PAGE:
Is World of Goo The Perfect Game?

If it’s taken a flashy, 3D racing game to prove to the world that ‘real’ games can be done on an iPhone, then I’m delighted that a relatively simple 2D game with big hopes and a bigger heart has convinced me that the iPad is also a serious contender.  Previous iPad games have either tried too much or just been happy porting over iPhone games to the bigger screen, but with the notable exceptions of the likes of Cut The Rope there’s been enough misfires to make me keep clear of a lot of iPad releases over the last couple of months, instead preferring to sit it out and wait for the revolution.

That revolution happened on Friday, when 2D Boy’s World of Goo hit the App Store – yes, it’s a port of the PC, Mac, Linux and Wii game, but for a few reasons it’s suddenly elevated itself way above the already crowded market, which we’ll come back to later.  I’m one of these unapologetic types that thinks PCs aren’t for gaming – I truly don’t see the reason for continuous hardware updates and tweaking of settings when you can buy an Xbox 360 for £200, and the Wii’s either playing Super Mario Galaxy 2 or it’s shoved under the bed to make room for more useful things, like food.  Thus, World of Goo has almost entirely passed me by.  Until now.

I don’t feel like I’ve really missed anything, though – everything I’ve read over the weekend whilst playing through the game at my leisure has taught me one thing – it’s infinitely better on the iPad than any other version, and I think that’s down to the tactile feeling that you only (naturally) get with touch  control.  Whilst developers are shoehorning in fake buttons and tilt waggling all over the place, 2D Boy’s precise and intuitive control setup means success relies on your skill at the game, rather than your ability to juggle all manner of on-screen icons.

World of Goo’s overall brilliance, though, is in the way it eases you into the game before totally sinking in the hooks.  The titular Goo balls are the stars of the show, little (initially) black blobs that wander around little frames, embryonic building structures that form the basis of each level.  From there, you’ve got to drag the balls out of the structure to form new branches, new roots, and slowly make your way towards the exit pipe where the cute little animated blobs will be freed.  Of course, using up a blob to build means that you’ll rescue less, so it’s a case of weighing up the integrity of your framework against the highest possible score.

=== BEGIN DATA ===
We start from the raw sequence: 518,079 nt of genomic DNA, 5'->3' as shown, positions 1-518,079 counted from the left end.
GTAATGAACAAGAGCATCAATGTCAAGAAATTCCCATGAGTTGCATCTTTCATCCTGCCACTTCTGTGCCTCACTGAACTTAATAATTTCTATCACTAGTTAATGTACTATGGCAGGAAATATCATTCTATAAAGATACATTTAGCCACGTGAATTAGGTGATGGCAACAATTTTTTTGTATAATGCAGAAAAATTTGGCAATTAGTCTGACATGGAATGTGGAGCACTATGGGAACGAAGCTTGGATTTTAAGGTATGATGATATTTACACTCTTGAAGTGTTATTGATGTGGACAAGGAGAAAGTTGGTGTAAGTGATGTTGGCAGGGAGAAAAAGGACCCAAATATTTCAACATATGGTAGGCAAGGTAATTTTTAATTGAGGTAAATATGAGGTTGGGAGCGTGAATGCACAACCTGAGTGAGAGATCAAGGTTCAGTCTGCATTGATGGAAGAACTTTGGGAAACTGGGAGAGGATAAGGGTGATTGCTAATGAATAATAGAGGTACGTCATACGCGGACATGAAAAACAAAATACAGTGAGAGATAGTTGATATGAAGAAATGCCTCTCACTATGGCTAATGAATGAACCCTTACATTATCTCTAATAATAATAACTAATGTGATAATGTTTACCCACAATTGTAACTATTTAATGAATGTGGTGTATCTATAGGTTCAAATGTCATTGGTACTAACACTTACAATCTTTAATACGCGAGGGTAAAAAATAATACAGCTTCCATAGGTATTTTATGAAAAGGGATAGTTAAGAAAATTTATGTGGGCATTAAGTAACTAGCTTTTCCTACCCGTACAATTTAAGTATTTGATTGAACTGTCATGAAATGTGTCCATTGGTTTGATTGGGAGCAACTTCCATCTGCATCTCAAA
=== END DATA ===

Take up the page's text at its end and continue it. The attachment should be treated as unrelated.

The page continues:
Physics soon comes into the equation, then, and it doesn’t take long before you’re making some wacky decisions to stretch out your handiwork over huge gaps or towards a wall to sink in some foundations, and after the first few levels the game introduces differently coloured blobs too, such as the red ones which act as balloons (and thus are handy for bridging the aforementioned chasms) but you can look forward to a few other types too, including the useful white ones that can form ropes.  Likewise, the environments you’re in vary too, and the wonderful graphical style is perfectly judged.

The game oozes charm from every pore – the visuals are gorgeous, the sound and music adorable and the challenge is pitched nicely, offering a smooth slope from simple beginnings to wickedly hard conclusion.  There’s elements of genius in the level design and the few moments of hand-holding mean that for the most part success is down to lateral thinking and a steady hand, and the feeling when you finally beat a touch level is wonderful.  There’s even a neat online meta game which sees you building the highest possible structure against everyone else in the world – a lovely touch.

The perfect game?  Quite possibly.

Buy it now from iTunes.


  1. Answer: No. :D

  2. Played the Wii version quite a lot – an absolutely fantastic game. Will hopefully be downloading the iPad version too.

    • Have you seen the price? Pretty steep!

      • It is expensive for an app, but it is in the middle when it comes to the platforms the game is on. It is more expensive than on Steam (I think), but cheaper than what you’ll have to pay for the Wii version.

  3. World of Goo is a perfectly charming game on the PC, but having to physically touch one of those iDevices to play it… Ewwwwwwwwwwwwwwwwwwww

  4. loved it on my pc it is truly an amazing game but i wouldnt say perfect

  5. No game could ever be truly ‘perfect’. Close to perfect yes, but never perfect.

    • I agree. There is always one thing wrong with a game, even if it’s extremelly tiny, that means the game cannot be perfect.

    • The fact that perfection is based on one’s opinion ultimately makes everything imperfect, or rather just perfect in one’s own eyes.

      • This is starting to sound like a conversation from The Matrix :oD

  6. meh iphone…..

  7. *chuckles*

  8. I have played through this game on my mac, and as much as a loved it then i can only imagine hom much better it is on a touch interface! maybe ill pick it up again sometime later in the year and give it another go ipad style.

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